The county’s cash reserve fund has gone as high as $6 million in recent years. The board established a big cash cushion in 2010 when tax sales added about $2.1 million to the reserve fund. The tax sales were scheduled to force delinquent property taxes to be paid.
Since that time, the board has faced budget shortfalls every year and had to plan for use of reserve funds to balance the budget each year. In 2011, the board planned to use $478,493 out of reserves but ended up needing to pull $379,097 to cover the budget costs. This included the purchase of three buildings in Lakeview Business Park off Rock Quarry Road. Commissioners who voted for the plan agreed that the buildings came at a bargain price, with one of the structures providing a new home for Fine Finish, which serves developmentally challenged adults. Without the purchase of the buildings, the BOC would have actually added to its reserve funds that year. In 2012, the board planned to use $404,006 from its cash balance and ended up needing $433,530 to balance the budget. The following year, 2013, the group planned to use $1,195,558 from cash reserves to balance the budget, but the group needed $487,687. This included $694,561 in road projects approved by the BOC that year. The board then projected $1,142,332 to be pulled from reserves this year, but the actual amount used won’t be determined until the year is over.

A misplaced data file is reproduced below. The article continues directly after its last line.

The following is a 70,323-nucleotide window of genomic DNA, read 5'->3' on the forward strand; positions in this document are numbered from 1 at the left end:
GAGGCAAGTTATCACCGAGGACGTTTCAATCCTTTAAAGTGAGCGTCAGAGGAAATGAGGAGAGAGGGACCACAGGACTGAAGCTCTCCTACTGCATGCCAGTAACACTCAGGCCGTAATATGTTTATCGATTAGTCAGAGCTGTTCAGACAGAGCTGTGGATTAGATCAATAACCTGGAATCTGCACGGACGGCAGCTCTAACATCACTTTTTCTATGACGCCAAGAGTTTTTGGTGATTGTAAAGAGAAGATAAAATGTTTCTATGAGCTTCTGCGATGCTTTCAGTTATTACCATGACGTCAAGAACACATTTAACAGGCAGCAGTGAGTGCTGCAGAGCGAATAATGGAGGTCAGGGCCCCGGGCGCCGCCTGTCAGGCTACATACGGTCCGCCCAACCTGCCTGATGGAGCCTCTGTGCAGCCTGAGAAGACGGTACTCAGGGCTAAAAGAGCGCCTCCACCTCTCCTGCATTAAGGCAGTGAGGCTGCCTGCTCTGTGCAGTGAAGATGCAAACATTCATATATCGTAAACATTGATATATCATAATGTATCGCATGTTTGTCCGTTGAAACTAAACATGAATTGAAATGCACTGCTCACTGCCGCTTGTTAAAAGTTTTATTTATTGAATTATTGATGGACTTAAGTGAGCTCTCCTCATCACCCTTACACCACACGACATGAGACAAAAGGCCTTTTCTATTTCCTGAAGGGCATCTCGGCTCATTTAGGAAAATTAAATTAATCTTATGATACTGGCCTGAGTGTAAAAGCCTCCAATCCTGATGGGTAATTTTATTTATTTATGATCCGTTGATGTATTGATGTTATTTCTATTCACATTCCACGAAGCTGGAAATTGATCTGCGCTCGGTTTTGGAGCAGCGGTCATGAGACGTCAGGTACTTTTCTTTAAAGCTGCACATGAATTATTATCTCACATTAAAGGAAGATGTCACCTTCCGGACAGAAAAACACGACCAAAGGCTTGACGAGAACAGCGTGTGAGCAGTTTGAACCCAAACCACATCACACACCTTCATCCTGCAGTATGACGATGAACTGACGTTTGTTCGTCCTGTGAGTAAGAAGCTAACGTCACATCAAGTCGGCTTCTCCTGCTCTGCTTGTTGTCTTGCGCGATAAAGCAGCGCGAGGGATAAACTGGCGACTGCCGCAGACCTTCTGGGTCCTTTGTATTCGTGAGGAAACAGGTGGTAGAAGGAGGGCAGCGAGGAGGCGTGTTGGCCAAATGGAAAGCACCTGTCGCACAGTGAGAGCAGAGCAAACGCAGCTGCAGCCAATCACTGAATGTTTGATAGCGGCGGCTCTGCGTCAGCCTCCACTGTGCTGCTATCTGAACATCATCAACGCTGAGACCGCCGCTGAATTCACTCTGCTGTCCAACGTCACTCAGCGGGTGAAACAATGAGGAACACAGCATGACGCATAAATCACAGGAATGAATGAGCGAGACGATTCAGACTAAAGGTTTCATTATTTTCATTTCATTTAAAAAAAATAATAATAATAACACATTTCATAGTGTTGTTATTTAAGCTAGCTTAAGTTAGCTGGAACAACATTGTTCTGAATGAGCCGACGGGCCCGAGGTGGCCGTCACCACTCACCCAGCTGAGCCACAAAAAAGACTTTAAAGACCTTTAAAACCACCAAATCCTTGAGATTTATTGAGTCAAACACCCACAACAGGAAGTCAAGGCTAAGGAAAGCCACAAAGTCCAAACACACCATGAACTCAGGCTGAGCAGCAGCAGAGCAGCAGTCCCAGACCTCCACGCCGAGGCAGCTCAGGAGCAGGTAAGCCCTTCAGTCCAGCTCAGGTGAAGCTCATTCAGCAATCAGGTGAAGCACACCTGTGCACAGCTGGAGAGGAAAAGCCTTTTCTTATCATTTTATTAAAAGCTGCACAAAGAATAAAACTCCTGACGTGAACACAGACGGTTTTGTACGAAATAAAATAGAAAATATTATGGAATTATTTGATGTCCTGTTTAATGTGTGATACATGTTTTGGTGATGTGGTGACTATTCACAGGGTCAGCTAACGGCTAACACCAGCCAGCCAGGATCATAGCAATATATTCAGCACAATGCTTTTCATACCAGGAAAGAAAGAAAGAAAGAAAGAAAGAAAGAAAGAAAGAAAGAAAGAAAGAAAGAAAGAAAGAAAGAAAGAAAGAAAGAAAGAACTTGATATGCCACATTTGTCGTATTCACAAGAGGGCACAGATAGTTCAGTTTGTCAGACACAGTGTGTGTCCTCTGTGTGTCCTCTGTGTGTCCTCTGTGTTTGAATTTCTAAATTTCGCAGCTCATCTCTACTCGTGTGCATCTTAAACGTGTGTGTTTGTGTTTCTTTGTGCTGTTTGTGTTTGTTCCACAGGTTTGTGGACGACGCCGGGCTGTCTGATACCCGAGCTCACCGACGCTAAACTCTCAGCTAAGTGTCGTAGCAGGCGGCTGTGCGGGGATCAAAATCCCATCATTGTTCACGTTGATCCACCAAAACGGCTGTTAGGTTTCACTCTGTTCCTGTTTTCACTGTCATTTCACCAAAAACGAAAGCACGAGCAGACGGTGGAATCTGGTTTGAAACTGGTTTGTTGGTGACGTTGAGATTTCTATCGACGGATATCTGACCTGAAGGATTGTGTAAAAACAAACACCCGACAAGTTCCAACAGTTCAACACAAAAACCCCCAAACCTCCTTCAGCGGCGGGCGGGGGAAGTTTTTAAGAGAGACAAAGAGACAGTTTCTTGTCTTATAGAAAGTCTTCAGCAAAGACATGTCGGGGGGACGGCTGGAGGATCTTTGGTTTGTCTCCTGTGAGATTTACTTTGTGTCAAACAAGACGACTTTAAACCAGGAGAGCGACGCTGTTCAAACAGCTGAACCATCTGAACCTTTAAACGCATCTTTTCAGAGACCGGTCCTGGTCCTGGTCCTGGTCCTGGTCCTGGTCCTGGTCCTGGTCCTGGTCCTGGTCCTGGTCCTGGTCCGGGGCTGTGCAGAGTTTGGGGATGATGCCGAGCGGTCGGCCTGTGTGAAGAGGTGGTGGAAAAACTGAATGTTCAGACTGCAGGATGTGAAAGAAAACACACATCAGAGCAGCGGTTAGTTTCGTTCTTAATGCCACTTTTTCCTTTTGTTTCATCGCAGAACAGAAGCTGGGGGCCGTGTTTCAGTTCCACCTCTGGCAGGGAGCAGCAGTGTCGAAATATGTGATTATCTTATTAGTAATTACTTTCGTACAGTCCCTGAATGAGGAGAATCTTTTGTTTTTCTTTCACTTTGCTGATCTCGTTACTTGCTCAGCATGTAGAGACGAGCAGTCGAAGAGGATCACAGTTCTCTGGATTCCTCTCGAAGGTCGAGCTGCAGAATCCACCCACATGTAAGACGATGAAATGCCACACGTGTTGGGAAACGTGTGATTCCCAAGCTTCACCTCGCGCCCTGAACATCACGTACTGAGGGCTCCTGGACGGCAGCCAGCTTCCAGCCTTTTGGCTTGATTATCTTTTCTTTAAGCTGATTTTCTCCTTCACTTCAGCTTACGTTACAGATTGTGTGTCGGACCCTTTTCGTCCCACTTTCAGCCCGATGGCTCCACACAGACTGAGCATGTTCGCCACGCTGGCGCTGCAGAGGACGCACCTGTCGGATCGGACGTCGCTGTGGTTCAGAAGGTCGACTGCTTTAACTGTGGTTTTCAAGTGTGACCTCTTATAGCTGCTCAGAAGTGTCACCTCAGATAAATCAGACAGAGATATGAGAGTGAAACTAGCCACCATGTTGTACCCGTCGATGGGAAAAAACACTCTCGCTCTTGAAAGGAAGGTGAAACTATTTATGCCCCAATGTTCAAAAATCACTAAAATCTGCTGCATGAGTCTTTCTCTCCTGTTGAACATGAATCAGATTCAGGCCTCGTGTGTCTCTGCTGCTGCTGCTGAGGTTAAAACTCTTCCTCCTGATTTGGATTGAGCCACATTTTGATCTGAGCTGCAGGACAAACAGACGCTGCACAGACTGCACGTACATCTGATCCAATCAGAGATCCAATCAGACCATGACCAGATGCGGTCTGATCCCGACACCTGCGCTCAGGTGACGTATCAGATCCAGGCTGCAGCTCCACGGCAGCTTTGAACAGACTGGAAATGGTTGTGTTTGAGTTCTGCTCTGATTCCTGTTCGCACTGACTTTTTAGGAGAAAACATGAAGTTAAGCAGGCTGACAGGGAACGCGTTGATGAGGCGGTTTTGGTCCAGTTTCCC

If the board makes no cuts to the 2015 budget, then they’ll have to plan to pull $1,024,949 out of reserves next year. So how much cash would that leave in the county government’s hands at the end of next year?
Well, that number is not clear year yet. But commission chairman Anthony Dove said he thinks it would be between $3 million and $4 million.
“The lowest I’d like to have it at is $4 million, but I’d rather it be about $5 million,” said Dove.
The chairman said the shortfall needs to be addressed, but he said the county is not in dire straits financially.
“We’re still in good shape if we do some things now and clamp down for next year and stay on top of it,” said Dove.